From your professional standpoint, what are some of the key differences between bloggers and major MMO news sites?
David Bass: Either type of site can forge a strong relationship with a company very easily, but I see MMO sites to be a much broader "Voice of the People," while a blog can potentially be considered "One Man's Opinion." Obviously the exact opposite could be true for both cases, but I think that's the general perception you see when looking at the different types of sites out there. I enjoy working with both equally, because they're so different, and both have different needs.
Shaun Brodie: In a way, bloggers are more like the local news cast, and a major MMO news site is going to be more akin to CNN. Bloggers and podcasts like the MMO Junkies, or the folks at STOked, have a more targeted audience. They're already interested in the game, and are wanting to share that excitement, and hear what other people who like the game are thinking as well. Massively has a broader audience, which may not know much about Star Trek Online, Champions, or our communities. You could say that one is more about keeping current fans interested and involved, and the other is more about spreading the word to people who aren't involved yet.
Sean Kauppinen: The quantity stands out the most. Quality can happen in a single post or hundreds of posts, however quality is hard to duplicate when there is a team of copy editors that verify information as factual.
Tami Baribeau: Honestly, not as much anymore. Since even major MMO news sites have writers that were bloggers before working there, and more news sites are catering to user-generated content, the line is thinner than ever. In the past, you'd see MMO news sites skewing to side with developers because they were given advance copies, early developer demos of the games and freebies. Their opinions were often masked by editorial standards for the site they worked for. Blogs used to be the best place for the straight up opinions of the masses. Nowadays, community teams are wiser and reach out to the smaller blogs and directly to players via social media mechanisms, spreading the word grassroots style without the need to be as reliant on major news sites. This means that bloggers and MMO news sites are closer than ever in terms of content and opinion.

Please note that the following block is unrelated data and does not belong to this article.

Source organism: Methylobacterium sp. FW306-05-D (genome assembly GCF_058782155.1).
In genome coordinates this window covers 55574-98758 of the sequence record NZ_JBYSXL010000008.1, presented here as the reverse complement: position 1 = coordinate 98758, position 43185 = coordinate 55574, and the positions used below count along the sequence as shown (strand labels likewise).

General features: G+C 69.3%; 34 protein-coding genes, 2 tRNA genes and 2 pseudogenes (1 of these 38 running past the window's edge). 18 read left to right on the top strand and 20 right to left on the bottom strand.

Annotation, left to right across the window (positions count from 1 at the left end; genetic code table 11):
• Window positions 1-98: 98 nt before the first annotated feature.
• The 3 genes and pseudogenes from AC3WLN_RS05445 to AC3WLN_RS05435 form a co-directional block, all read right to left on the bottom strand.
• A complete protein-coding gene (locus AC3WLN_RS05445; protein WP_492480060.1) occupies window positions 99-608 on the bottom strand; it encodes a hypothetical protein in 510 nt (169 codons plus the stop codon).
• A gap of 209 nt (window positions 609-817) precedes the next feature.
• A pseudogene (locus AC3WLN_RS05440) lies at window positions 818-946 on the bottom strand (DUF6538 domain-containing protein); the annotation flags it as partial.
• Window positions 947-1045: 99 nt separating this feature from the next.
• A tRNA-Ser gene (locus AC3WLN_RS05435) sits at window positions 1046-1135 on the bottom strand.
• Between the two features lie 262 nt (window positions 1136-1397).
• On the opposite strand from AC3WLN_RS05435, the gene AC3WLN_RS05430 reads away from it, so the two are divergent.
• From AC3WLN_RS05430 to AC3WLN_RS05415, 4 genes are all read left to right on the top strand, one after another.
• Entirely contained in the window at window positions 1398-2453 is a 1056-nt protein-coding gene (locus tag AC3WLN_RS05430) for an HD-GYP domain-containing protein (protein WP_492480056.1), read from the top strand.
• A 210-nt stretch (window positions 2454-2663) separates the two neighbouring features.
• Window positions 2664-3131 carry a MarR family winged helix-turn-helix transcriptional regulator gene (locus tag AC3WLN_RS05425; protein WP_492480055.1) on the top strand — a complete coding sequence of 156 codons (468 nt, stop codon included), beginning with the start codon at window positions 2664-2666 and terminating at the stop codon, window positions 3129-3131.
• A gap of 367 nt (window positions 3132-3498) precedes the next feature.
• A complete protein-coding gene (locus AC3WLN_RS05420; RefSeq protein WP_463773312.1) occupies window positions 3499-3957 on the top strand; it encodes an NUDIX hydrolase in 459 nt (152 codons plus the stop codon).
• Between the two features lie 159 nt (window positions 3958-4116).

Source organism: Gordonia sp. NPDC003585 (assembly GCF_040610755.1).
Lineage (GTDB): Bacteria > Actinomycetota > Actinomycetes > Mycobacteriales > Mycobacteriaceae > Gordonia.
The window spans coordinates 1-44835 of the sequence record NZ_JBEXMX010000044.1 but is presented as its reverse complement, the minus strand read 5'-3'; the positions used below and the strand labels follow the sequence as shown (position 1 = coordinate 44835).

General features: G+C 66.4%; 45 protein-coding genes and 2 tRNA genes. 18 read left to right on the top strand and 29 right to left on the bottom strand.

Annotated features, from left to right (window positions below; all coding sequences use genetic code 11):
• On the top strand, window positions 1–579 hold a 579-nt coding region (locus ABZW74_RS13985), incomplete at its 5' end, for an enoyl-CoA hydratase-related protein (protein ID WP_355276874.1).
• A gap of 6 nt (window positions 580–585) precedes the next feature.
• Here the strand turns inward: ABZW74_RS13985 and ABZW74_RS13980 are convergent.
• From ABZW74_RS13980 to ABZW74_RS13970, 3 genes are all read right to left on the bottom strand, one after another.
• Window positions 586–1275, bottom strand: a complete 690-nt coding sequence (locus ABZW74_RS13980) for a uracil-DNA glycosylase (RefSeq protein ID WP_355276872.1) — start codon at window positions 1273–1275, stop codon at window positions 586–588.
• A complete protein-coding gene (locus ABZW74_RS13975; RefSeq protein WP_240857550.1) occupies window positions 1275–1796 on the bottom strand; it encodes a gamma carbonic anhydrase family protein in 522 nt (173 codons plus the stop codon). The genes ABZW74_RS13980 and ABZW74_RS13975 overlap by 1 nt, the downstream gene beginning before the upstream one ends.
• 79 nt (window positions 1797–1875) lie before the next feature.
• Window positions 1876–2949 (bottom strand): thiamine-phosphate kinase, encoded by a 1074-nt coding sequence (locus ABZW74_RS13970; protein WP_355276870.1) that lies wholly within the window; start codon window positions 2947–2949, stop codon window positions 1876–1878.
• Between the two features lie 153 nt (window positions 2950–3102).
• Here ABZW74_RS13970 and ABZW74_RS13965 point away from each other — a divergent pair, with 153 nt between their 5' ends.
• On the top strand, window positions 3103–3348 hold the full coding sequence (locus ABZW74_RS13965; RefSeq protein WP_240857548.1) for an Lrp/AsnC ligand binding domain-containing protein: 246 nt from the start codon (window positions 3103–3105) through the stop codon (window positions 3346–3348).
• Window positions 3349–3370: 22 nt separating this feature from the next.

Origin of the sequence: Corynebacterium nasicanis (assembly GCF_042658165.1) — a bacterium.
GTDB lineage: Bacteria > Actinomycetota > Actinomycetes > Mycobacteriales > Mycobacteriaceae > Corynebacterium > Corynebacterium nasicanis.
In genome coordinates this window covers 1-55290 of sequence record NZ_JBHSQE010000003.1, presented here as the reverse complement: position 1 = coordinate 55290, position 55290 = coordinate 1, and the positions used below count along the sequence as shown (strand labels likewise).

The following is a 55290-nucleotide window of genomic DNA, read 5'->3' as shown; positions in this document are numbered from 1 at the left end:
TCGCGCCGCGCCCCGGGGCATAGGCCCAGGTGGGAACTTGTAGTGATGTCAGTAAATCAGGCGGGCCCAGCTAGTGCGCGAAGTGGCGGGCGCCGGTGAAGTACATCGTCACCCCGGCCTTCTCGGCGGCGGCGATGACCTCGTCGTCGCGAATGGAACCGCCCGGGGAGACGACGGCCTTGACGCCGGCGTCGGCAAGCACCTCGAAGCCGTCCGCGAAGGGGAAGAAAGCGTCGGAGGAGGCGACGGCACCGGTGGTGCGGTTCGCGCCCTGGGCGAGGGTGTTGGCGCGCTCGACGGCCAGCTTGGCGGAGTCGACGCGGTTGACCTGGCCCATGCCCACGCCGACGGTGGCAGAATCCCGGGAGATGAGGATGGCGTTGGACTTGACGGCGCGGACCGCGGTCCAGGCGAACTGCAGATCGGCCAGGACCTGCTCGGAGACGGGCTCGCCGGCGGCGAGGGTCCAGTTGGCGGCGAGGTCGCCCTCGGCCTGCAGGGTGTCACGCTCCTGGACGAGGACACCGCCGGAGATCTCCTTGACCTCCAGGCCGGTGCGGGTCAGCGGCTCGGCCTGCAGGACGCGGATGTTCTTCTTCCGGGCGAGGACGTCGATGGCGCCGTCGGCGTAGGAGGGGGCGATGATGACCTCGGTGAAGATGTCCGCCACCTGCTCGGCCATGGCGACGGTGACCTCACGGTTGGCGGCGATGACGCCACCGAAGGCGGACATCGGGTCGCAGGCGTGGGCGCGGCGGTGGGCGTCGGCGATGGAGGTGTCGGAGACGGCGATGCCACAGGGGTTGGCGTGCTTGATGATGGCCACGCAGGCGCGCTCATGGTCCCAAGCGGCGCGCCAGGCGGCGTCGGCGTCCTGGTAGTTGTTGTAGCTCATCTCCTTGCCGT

Tricia Jenkins: MMO news sites are interested in pretty much everything that may be going on in the MMO industry, whereas bloggers may be interested solely in certain games and/or certain elements of those games. Additionally, bloggers may or may not have studied journalism and news writing, so how they write may be very different from what you might read on an MMO news site.
Wonder Russell: I can only give my personal experience, and that is coming from a tiny company where most of the news contacts I have now had a "Who?!" reaction, or totally blew us off. Having that background, I really like maintaining good relationships with bloggers who, like us, believe in what they do and want to do it well. It's kind of like the indie outlet for the indie company.
Right before launch, I took an early chance on Stephen Bray, a Scottish youtube blogger. Here is the email he sent me:
I am an amateur computer game reviewer presently creating video reviews posted to YouTube. A friend and I are looking at setting up a real site some time next year, but that's just something in the pipeline right now.
I would like to ask if you would be interested in providing me with a copy of your upcoming game Torchlight for review.
I appreciate that I am just some random guy and that video reviews on YouTube aren't as prestigious as something like IGN or GameSpot, but I have close to a thousand subscribers and almost all of my reviews have many thousands of views (my World of Goo review has had over fifty thousand views), so I am quite capable of reaching a broad audience.